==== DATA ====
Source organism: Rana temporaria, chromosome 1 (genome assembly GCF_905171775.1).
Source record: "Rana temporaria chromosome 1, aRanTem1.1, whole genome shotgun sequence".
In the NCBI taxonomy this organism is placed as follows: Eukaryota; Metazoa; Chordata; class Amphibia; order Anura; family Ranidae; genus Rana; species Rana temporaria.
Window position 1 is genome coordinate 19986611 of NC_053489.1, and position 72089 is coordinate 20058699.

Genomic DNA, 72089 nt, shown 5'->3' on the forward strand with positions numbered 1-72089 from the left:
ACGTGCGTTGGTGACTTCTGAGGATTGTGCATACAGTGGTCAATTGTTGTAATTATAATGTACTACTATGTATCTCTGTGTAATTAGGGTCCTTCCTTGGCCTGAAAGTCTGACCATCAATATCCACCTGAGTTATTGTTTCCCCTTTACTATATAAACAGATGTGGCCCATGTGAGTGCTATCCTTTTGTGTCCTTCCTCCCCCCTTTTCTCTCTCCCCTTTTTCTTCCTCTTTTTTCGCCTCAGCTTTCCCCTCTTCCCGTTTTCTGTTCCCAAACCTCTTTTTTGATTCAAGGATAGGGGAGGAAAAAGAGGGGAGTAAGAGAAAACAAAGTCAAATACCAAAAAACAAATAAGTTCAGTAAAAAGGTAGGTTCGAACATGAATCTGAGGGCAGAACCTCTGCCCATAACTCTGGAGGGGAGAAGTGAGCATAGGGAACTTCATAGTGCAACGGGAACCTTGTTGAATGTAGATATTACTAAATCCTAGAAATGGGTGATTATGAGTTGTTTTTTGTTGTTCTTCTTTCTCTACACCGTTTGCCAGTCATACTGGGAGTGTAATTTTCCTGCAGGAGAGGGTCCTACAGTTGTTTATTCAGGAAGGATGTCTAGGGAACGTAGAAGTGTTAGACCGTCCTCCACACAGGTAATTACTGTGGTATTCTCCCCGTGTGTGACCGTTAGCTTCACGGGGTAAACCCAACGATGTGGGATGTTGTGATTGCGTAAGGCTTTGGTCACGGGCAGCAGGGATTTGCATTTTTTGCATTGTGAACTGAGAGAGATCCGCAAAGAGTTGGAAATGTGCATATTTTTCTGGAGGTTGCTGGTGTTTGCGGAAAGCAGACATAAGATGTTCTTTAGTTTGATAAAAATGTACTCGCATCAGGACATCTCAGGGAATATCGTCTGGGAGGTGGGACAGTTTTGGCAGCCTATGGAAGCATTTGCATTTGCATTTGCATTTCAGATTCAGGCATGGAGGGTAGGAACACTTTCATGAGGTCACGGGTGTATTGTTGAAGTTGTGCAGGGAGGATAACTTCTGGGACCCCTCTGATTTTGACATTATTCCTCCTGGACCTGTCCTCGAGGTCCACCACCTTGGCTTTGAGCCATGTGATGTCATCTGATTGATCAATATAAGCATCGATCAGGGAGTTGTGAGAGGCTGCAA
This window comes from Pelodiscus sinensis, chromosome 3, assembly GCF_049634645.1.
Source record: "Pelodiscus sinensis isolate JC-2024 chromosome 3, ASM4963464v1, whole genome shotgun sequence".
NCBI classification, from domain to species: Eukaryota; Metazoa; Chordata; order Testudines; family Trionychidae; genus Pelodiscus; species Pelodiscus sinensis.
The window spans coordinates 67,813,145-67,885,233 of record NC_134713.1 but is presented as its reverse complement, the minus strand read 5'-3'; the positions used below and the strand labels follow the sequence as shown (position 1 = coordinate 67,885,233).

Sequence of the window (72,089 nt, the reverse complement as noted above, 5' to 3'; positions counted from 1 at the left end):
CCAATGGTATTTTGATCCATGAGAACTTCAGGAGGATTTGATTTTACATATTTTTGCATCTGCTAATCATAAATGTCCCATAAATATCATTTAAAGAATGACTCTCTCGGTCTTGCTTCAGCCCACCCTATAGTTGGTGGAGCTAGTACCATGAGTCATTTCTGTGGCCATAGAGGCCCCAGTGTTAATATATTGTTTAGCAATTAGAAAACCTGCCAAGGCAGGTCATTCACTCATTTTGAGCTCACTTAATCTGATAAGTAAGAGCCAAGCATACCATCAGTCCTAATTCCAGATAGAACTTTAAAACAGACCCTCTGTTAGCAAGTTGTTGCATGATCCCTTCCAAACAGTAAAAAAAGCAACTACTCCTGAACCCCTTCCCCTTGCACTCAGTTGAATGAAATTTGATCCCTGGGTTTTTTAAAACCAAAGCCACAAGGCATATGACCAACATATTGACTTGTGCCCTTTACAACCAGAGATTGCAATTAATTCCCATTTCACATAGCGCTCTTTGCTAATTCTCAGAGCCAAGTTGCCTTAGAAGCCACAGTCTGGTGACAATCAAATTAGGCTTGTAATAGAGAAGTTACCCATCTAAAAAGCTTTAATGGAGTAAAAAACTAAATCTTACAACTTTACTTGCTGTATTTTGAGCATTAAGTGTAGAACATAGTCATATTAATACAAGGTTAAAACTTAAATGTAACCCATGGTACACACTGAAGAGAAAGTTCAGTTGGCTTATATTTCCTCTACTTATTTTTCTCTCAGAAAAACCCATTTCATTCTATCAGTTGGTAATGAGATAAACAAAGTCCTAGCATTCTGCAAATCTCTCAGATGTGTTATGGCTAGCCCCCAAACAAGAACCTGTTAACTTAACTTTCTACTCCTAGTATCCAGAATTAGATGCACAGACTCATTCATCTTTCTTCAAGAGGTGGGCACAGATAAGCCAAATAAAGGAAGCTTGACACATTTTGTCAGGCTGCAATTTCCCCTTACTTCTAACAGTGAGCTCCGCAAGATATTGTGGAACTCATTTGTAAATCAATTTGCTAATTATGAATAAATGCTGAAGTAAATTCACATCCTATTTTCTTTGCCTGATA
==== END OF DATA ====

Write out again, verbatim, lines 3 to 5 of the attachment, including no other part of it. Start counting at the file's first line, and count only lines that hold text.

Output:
In the NCBI taxonomy this organism is placed as follows: Eukaryota; Metazoa; Chordata; class Amphibia; order Anura; family Ranidae; genus Rana; species Rana temporaria.
Window position 1 is genome coordinate 19986611 of NC_053489.1, and position 72089 is coordinate 20058699.

Genomic DNA, 72089 nt, shown 5'->3' on the forward strand with positions numbered 1-72089 from the left: